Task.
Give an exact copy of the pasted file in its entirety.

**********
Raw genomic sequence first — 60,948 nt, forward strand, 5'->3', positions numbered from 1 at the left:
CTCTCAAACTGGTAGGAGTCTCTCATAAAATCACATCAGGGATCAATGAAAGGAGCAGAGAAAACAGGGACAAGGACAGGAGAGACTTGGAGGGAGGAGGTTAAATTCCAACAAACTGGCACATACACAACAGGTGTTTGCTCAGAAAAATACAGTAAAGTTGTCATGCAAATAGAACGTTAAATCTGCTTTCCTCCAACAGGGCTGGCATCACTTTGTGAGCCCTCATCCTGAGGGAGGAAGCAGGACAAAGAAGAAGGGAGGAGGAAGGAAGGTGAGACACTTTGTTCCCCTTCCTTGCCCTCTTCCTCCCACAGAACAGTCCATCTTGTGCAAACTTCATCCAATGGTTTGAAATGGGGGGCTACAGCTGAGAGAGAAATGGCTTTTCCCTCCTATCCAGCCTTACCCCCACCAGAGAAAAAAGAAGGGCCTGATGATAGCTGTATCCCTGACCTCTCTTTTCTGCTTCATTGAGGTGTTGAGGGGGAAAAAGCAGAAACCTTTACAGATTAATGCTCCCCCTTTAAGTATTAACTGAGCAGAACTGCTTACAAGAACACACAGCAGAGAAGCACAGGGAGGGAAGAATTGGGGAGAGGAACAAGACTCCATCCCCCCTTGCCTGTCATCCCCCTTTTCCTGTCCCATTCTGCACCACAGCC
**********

Raw genomic sequence first — 60,948 nt, forward strand, 5'->3', positions numbered from 1 at the left:
CTCTCAAACTGGTAGGAGTCTCTCATAAAATCACATCAGGGATCAATGAAAGGAGCAGAGAAAACAGGGACAAGGACAGGAGAGACTTGGAGGGAGGAGGTTAAATTCCAACAAACTGGCACATACACAACAGGTGTTTGCTCAGAAAAATACAGTAAAGTTGTCATGCAAATAGAACGTTAAATCTGCTTTCCTCCAACAGGGCTGGCATCACTTTGTGAGCCCTCATCCTGAGGGAGGAAGCAGGACAAAGAAGAAGGGAGGAGGAAGGAAGGTGAGACACTTTGTTCCCCTTCCTTGCCCTCTTCCTCCCACAGAACAGTCCATCTTGTGCAAACTTCATCCAATGGTTTGAAATGGGGGGCTACAGCTGAGAGAGAAATGGCTTTTCCCTCCTATCCAGCCTTACCCCCACCAGAGAAAAAAGAAGGGCCTGATGATAGCTGTATCCCTGACCTCTCTTTTCTGCTTCATTGAGGTGTTGAGGGGGAAAAAGCAGAAACCTTTACAGATTAATGCTCCCCCTTTAAGTATTAACTGAGCAGAACTGCTTACAAGAACACACAGCAGAGAAGCACAGGGAGGGAAGAATTGGGGAGAGGAACAAGACTCCATCCCCCCTTGCCTGTCATCCCCCTTTTCCTGTCCCATTCTGCACCACAGCC